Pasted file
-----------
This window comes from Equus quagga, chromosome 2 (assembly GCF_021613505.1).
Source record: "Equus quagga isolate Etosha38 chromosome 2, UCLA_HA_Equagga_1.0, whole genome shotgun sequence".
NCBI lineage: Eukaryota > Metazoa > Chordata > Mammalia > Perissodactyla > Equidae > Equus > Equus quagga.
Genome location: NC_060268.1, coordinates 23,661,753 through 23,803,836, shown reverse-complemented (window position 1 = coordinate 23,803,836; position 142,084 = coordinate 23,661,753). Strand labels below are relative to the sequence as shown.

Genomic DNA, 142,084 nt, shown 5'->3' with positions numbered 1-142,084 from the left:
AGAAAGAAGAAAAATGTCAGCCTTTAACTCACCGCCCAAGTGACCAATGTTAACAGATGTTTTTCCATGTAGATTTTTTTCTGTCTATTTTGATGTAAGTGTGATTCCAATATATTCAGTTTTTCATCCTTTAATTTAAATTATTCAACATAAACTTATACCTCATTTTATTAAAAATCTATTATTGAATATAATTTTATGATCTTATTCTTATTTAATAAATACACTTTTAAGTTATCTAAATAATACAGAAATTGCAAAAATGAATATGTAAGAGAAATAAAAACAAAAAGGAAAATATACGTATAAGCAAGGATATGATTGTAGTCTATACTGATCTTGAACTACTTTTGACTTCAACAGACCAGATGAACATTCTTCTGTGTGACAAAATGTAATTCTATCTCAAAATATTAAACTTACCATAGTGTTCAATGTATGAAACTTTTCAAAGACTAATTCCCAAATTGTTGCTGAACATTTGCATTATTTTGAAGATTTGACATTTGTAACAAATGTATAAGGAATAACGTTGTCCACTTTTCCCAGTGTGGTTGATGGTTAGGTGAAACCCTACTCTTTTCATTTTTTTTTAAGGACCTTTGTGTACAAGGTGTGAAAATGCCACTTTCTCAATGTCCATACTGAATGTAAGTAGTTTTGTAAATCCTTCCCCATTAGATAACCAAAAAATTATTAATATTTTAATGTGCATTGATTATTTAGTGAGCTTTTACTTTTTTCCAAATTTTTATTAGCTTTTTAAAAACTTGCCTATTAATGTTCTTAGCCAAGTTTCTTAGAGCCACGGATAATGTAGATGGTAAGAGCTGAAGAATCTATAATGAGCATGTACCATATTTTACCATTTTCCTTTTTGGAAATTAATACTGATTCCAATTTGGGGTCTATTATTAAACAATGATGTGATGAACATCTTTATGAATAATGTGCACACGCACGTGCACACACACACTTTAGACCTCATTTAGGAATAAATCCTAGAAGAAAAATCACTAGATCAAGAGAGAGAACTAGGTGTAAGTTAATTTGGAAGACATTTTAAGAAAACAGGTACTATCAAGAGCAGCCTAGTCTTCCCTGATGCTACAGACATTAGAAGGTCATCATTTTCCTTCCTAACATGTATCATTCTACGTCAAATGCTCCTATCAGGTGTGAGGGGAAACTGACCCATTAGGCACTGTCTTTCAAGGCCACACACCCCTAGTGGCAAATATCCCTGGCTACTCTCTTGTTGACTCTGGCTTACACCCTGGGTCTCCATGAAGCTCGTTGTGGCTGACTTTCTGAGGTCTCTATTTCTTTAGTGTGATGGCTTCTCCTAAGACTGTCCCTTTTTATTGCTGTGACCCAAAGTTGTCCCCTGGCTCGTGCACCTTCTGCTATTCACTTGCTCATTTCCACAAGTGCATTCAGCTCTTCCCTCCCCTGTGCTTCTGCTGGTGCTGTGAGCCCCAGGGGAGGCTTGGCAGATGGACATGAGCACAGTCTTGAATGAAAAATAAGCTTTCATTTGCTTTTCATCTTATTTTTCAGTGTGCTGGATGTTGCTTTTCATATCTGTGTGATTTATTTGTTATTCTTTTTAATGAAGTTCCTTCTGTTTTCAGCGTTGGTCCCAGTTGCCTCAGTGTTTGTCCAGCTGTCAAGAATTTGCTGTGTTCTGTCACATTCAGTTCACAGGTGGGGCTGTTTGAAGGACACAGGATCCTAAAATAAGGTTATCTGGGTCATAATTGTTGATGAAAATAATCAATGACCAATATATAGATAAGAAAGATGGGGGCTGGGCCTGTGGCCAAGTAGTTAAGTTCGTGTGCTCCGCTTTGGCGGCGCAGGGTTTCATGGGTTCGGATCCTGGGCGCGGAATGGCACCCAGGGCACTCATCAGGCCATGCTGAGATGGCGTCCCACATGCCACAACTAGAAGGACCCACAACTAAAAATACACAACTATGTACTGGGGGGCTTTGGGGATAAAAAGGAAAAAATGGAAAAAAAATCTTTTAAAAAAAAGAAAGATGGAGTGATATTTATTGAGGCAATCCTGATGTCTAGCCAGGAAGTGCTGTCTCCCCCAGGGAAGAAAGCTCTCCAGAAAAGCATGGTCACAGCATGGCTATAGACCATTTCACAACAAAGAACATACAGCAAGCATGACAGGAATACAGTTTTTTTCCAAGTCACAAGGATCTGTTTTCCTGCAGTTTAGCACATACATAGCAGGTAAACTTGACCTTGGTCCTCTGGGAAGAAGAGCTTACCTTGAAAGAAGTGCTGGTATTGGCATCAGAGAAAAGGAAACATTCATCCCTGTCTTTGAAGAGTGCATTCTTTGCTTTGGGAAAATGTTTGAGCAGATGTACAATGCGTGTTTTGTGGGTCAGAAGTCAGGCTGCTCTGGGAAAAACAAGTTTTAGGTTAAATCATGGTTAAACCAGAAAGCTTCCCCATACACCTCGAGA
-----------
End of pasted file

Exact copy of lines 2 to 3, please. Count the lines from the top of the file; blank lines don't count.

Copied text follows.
Source record: "Equus quagga isolate Etosha38 chromosome 2, UCLA_HA_Equagga_1.0, whole genome shotgun sequence".
NCBI lineage: Eukaryota > Metazoa > Chordata > Mammalia > Perissodactyla > Equidae > Equus > Equus quagga.